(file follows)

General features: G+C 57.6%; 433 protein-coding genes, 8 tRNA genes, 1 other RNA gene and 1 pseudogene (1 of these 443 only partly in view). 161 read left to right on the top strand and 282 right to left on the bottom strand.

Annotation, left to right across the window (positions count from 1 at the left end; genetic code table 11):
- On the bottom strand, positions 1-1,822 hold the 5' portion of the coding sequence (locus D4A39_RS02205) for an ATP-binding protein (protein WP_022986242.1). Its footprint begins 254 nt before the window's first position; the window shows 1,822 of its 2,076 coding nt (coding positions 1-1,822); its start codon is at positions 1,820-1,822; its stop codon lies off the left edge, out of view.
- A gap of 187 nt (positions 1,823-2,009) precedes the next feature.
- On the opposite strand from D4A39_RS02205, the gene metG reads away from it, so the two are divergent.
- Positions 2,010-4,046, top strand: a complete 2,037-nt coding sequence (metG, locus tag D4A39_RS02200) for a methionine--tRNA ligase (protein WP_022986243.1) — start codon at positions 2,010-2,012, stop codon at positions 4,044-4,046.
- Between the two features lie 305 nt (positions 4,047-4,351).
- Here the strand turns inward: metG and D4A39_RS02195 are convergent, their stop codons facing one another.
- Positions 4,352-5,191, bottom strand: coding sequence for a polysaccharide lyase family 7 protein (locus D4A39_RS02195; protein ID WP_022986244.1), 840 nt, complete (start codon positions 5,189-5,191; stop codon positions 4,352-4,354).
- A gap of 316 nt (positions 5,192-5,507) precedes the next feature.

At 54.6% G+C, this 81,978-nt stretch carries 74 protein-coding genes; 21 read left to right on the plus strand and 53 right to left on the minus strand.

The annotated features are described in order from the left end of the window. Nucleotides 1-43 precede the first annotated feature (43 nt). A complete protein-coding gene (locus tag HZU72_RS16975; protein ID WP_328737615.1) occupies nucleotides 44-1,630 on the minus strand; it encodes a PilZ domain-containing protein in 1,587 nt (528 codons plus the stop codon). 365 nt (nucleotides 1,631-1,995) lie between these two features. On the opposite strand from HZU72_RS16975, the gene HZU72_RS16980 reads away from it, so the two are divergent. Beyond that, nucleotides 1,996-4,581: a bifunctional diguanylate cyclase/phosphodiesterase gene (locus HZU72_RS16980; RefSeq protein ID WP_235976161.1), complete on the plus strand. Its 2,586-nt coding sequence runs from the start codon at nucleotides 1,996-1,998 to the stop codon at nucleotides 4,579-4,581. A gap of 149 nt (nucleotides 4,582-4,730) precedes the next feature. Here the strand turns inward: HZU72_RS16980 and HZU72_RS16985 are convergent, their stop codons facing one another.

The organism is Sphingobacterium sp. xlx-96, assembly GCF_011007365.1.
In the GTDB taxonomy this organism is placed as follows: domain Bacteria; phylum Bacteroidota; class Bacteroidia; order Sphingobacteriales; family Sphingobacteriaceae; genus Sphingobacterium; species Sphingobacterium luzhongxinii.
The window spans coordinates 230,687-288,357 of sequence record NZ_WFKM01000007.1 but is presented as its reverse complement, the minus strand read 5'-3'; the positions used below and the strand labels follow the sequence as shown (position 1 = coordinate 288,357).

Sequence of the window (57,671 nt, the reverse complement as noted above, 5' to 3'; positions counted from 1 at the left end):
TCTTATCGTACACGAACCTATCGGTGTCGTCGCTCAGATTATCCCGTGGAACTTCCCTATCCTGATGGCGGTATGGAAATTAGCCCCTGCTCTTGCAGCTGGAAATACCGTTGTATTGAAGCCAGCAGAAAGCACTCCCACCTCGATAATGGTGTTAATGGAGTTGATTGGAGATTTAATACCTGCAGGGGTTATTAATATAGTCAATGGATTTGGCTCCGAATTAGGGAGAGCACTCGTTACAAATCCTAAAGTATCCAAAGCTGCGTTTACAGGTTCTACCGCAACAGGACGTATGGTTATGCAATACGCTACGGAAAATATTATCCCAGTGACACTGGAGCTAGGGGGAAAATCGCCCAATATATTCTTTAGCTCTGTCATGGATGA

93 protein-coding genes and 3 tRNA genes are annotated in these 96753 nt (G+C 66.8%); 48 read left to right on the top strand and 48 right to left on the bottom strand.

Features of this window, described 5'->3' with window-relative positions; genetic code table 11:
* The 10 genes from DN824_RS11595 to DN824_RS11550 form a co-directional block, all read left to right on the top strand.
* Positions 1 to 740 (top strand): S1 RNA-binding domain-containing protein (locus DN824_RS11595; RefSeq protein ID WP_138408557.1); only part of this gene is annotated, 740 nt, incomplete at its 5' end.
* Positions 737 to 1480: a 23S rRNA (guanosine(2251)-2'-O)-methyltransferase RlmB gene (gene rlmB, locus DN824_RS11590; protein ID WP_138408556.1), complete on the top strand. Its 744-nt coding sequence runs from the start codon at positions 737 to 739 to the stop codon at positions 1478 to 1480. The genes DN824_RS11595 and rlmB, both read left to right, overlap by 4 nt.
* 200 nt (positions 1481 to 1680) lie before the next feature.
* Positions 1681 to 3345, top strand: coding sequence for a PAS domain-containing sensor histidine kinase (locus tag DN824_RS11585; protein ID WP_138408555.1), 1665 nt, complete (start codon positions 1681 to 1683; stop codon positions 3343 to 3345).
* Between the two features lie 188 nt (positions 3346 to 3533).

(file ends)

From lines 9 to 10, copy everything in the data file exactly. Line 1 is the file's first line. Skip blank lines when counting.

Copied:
- Positions 4,352-5,191, bottom strand: coding sequence for a polysaccharide lyase family 7 protein (locus D4A39_RS02195; protein ID WP_022986244.1), 840 nt, complete (start codon positions 5,189-5,191; stop codon positions 4,352-4,354).
- A gap of 316 nt (positions 5,192-5,507) precedes the next feature.